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You can now stay on a remote Swedish island with its own lighthouse

Emerald Pellot
·2-min read

If you’re trying to social distance from, you know, all of society, you might want to vacation at this remote Swedish island with its own lighthouse.

The island of Hamneskär, off the country’s western coast, is completely isolated but so beautiful. The rocky island was home to only its lighthouse and lodgings for the lighthouse master and his family for almost 110 years. But it has since been restored into Pater Noster, a small luxury hotel with nine units.

The island itself is deceptively dangerous. Jagged rocks remain hidden beneath the surrounding water’s surface. The hazardous waters are what inspired the lighthouse’s — and now the hotel’s — name. Paternoster is Latin for the Lord’s Prayer, something many scared sailors have recited when reaching Hamneskär’s terrifying waters. Fortunately, the lighthouse, which was built in 1868, was there to guide them toward safety.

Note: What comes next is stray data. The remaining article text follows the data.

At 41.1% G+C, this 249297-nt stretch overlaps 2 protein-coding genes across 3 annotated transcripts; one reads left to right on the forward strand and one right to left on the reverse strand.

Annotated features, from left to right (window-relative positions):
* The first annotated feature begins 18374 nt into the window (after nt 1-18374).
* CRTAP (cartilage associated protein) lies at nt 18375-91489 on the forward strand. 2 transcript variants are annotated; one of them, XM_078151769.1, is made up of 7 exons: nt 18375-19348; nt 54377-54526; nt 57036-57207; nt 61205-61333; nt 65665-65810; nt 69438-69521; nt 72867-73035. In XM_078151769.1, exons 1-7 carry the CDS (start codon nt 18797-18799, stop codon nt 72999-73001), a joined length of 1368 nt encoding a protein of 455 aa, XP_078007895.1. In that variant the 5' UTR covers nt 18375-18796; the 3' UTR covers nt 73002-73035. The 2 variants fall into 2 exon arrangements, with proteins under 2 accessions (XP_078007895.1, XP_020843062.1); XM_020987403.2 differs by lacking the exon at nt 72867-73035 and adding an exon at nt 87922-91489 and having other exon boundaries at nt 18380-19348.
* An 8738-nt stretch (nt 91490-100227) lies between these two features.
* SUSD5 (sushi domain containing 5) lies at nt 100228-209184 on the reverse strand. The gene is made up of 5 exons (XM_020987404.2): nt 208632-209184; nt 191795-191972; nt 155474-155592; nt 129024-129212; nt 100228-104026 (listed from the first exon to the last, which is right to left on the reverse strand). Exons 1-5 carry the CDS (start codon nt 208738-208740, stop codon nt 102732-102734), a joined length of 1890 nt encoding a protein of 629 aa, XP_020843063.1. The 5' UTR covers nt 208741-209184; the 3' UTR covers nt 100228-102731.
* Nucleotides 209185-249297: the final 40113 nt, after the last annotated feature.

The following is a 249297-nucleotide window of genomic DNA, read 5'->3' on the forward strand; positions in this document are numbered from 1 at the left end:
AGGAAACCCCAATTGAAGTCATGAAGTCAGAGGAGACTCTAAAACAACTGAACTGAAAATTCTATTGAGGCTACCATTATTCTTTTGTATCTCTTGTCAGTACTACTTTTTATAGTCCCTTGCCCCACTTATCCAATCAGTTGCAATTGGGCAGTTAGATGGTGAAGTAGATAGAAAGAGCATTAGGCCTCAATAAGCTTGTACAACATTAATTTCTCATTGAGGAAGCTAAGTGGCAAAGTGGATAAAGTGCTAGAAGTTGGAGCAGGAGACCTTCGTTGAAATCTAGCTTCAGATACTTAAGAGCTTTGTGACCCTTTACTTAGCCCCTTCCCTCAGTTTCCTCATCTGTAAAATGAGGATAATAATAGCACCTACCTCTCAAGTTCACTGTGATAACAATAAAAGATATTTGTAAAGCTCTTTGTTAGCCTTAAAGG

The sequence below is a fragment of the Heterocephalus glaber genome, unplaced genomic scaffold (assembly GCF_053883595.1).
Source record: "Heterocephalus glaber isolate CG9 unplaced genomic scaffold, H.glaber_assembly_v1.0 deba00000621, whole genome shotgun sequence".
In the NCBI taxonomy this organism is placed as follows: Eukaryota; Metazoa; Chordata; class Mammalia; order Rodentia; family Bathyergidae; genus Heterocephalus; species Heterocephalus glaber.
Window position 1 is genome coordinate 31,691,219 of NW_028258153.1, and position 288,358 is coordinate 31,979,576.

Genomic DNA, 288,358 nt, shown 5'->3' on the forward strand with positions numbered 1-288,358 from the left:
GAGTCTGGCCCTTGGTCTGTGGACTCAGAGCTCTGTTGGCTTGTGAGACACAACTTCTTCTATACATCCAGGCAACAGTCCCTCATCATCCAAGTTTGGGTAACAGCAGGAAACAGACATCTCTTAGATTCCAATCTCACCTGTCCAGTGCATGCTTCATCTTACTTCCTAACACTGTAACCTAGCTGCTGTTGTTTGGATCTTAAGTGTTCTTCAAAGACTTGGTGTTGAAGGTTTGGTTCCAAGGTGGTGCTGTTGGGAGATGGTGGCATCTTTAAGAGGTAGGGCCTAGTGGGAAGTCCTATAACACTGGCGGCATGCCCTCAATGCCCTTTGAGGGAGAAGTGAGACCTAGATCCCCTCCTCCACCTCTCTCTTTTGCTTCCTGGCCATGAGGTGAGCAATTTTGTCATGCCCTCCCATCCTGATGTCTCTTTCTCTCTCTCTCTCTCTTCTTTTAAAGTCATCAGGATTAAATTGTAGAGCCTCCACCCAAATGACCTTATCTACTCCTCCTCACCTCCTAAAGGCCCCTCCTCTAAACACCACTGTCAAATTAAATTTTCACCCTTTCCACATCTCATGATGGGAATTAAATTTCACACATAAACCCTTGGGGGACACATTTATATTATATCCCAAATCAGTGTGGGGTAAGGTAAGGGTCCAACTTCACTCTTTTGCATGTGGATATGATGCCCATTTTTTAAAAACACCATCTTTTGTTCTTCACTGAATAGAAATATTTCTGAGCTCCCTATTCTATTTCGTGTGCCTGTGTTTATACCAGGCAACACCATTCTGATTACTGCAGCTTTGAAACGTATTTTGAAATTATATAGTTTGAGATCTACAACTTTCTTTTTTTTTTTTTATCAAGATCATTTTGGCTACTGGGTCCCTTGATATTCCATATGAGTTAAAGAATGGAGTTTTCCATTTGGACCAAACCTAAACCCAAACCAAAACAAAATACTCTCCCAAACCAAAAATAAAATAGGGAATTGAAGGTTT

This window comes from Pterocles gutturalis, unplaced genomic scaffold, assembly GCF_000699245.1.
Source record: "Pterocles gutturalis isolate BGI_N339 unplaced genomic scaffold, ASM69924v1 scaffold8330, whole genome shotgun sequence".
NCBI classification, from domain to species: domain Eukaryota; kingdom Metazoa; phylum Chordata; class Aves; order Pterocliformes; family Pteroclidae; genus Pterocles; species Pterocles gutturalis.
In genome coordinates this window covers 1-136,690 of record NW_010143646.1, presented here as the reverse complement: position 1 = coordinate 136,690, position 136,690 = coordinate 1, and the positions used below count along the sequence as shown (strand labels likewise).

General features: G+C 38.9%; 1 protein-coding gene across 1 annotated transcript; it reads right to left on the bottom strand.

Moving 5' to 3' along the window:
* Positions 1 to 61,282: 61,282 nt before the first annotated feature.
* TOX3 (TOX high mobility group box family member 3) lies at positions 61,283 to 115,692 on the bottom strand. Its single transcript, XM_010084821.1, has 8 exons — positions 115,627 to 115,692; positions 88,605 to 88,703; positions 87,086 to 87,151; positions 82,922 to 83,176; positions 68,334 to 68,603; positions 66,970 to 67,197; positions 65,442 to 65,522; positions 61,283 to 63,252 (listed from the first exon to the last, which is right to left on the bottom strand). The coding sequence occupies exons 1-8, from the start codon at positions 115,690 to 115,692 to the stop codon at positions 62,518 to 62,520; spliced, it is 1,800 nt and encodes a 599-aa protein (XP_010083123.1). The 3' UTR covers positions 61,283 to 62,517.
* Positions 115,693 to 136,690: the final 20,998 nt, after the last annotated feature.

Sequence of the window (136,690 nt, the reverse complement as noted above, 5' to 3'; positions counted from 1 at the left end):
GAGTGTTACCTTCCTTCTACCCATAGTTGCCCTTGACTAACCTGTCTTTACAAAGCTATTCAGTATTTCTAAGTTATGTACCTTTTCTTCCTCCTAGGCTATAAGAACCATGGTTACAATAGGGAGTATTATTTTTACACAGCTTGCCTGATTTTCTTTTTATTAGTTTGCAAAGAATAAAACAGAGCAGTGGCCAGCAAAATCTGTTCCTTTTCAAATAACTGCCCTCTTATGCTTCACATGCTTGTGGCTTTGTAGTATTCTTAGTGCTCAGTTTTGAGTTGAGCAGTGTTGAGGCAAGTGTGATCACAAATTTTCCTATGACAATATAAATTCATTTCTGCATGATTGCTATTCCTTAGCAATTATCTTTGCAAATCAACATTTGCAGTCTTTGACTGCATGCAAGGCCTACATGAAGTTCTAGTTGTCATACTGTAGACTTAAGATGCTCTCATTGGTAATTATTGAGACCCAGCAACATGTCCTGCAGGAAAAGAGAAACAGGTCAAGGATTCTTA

In 2020, Swedish design agency Stylt transformed the lighthouse master’s home into the hotel, a restaurant, a bar and an outdoor cafe. Guests arrive on the island by boat where they can do activities like kayaking, sailing, fishing, scuba diving and meditating.

“During my 30 years within the hospitality business, I have rarely come across such a unique destination,” Stylt founder, Erik Nissen Johansen told Lonely Planet. “It’s all there, the remote location, the fantastic nature, the extreme weather conditions, the thrilling history — and great hospitality with a dash of roughness and low-key luxury.”

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